Another limitation is the constraint to only the top 50 search results for each search term. So, apps listed outside of this constraint might be overlooked. To reduce this risk, the search was executed with several search terms reducing this risk. We mimicked patient search, hypothesizing that they would not search beyond a certain number of apps and we limited the threshold at 50. In addition, the ranking of search terms in the app stores is changed non-transparently, diminishing repeatability. Also, apps could have been excluded and not tested because of their vague description without having been tested. Apps only available on one of the two stores might have been excluded even though they may have had a high quality. However, most of the high-quality apps are offered in both stores. The evaluation of medication adherence apps is linked to the local context including the language and the app store availability (here: the French and the Swiss stores) and, thus, represents an inherent constraint of our study. However, our methodology is reproducible whatever the languages.

Scientific evaluation was based upon assigning zero or one point per category. These categories could be adapted to higher granularity of scoring to allow for weighting for some aspects (e.g. prioritizing data protection over esthetics). This needs to be investigated in future studies.

Finally, even though higher-quality applications have been identified, until today, there is no evidence that they increase medication adherence (30). There is currently no scoring system in place to analyze the app quality in relation to medication adherence measures and feedback to the patients. This is crucial and needs to be developed. Finally, clinical studies with chronic patients are needed to measure the impact of the app’s long-term utilization on outcomes such as medication adherence (both implementation and persistence), patient satisfaction, and app-mediated exchange of information on medication adherence between patients and healthcare providers.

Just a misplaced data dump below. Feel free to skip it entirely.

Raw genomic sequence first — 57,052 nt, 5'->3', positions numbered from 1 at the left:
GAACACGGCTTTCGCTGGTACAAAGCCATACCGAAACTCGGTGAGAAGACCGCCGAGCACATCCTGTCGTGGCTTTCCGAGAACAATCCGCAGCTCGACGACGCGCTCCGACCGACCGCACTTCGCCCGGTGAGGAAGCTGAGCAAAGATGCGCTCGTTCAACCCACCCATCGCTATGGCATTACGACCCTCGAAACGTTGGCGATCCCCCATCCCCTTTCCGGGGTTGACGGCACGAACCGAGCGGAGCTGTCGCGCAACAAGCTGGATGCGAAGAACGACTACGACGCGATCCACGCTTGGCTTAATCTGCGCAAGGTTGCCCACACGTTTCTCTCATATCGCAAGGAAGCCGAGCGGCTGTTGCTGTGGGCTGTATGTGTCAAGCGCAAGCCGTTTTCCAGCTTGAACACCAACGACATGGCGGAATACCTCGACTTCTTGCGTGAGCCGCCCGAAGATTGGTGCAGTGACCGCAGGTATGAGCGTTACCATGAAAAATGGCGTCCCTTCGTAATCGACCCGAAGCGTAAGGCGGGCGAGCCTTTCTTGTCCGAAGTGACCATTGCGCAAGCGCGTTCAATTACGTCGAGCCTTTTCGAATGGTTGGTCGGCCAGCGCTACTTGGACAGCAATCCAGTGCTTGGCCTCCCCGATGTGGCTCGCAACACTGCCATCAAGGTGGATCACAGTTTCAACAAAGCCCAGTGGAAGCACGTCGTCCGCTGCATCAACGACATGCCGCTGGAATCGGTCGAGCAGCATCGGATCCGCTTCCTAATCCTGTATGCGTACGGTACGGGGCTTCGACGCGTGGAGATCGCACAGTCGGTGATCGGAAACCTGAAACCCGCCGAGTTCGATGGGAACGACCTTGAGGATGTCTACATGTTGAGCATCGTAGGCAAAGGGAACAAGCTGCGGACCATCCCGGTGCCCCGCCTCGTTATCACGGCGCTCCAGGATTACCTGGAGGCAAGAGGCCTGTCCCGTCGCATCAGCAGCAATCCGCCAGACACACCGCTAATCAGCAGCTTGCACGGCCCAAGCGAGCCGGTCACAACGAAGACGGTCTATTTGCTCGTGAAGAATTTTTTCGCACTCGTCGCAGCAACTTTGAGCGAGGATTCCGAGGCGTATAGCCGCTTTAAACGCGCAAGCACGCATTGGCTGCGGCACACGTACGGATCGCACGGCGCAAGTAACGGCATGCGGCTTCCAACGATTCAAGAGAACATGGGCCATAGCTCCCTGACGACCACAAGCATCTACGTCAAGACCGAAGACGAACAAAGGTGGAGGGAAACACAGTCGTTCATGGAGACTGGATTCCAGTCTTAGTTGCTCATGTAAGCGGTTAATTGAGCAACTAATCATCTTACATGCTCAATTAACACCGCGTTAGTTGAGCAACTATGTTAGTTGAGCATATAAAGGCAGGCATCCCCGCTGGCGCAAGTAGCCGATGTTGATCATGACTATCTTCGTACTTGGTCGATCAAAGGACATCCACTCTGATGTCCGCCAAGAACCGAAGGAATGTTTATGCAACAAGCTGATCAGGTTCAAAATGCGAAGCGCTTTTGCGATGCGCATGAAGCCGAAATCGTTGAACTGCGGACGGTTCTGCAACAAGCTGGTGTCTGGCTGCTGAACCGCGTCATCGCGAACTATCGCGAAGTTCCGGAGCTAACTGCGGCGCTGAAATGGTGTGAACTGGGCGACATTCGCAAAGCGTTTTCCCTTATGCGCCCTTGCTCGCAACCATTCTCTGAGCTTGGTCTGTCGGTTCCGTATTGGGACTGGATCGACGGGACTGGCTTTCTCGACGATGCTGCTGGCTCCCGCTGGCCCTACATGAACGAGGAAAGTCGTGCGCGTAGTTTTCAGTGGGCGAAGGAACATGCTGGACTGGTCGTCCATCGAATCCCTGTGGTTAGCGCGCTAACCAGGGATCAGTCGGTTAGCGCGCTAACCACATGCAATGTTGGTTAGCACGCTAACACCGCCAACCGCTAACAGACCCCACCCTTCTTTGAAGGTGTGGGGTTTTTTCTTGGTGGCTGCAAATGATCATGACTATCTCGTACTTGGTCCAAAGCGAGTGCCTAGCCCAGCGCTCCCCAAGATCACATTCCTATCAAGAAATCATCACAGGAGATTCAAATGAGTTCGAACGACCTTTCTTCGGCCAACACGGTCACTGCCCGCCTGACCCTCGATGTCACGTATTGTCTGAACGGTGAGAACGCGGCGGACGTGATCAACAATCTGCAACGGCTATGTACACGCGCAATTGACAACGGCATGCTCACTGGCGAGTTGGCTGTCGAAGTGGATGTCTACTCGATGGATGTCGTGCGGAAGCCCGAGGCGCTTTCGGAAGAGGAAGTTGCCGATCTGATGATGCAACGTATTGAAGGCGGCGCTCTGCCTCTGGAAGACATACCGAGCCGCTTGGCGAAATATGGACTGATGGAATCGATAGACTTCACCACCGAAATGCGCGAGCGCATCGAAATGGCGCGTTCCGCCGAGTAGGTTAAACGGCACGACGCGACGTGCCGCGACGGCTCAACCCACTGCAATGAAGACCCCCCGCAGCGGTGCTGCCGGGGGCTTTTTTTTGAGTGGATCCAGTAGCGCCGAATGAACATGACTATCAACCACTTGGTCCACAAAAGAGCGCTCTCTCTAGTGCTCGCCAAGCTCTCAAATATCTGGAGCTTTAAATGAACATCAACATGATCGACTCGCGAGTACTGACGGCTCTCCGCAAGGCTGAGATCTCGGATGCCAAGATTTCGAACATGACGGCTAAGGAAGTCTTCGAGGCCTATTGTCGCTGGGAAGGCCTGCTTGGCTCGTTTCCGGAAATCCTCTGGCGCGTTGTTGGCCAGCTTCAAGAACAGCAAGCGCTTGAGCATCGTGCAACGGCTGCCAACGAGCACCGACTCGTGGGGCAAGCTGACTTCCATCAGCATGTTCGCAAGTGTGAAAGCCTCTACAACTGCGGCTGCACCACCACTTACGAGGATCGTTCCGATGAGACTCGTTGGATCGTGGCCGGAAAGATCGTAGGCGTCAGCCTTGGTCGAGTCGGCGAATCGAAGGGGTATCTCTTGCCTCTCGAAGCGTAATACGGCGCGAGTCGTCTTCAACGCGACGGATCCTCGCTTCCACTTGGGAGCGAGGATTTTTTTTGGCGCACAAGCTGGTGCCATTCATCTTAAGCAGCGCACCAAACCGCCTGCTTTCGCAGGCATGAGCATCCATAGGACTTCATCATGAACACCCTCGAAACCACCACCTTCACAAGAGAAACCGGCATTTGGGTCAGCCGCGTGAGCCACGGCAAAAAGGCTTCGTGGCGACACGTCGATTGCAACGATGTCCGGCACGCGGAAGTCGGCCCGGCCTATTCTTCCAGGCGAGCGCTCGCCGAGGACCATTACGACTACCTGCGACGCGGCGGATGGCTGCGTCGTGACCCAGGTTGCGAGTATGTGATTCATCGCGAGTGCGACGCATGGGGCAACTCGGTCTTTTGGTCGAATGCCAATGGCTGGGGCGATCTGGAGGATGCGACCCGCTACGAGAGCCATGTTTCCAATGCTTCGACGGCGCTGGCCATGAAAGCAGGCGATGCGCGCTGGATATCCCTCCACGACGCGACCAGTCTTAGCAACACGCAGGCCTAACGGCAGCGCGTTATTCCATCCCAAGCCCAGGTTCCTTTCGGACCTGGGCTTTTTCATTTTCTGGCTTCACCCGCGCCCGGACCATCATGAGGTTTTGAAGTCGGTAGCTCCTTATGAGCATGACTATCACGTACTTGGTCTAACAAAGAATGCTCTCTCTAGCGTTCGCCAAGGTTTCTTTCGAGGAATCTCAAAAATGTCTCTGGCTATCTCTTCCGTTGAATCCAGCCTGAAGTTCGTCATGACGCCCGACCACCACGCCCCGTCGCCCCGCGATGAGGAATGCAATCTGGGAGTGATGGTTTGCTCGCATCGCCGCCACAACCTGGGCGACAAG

Currently, we would discourage healthcare providers from recommending these free-of-charge and paid apps because of security issues. In the long term, we underline the need of further medication app evaluations including other languages and countries, as well as larger patient groups, and hope that high-quality apps will be available in the healthcare system. SwissMeds seems promising in this regard. This will allow patients to take personal control of their own treatment through mHealth tools while supporting and strengthening patient collaboration with healthcare providers.

Data Availability Statement

The original contributions presented in the study are included in the article/Supplementary Material, further inquiries can be directed to the corresponding author/s.

Ethics Statement

The studies involving human participants were reviewed and approved by Ethics committee approval from the canton of Geneva, Switzerland, was obtained through application 2018-01398. The patients/participants provided their written informed consent to participate in this study.

Author’s Note

This article is a synthesis of the master theses in pharmaceutical sciences of Carla Moyano and Camille Rimaud, which have been supervised by Claudine Backes and Marie-Paule Schneider.

Author Contributions

CBa is the main author of this manuscript and coordinated the research. This article is a synthesis of the master theses by CM and CR. CBa and MS supervised this work. CBi, an e-patient, provided crucial insight on the patient’s perspective for mHealth apps. All authors contributed to the article and approved the submitted version.

Conflict of Interest

The authors declare that the research was conducted in the absence of any commercial or financial relationships that could be construed as a potential conflict of interest.


We thank Dr. Katherine Blondon, directorate of the Geneva University Hospitals, and the SwissMed team for having allowed our research team to test the SwissMeds app although this application was not yet available on the app stores. We also thank all the e-patients and patients who participated in this study and tested the apps.

Supplementary Material

The Supplementary Material for this article can be found online at: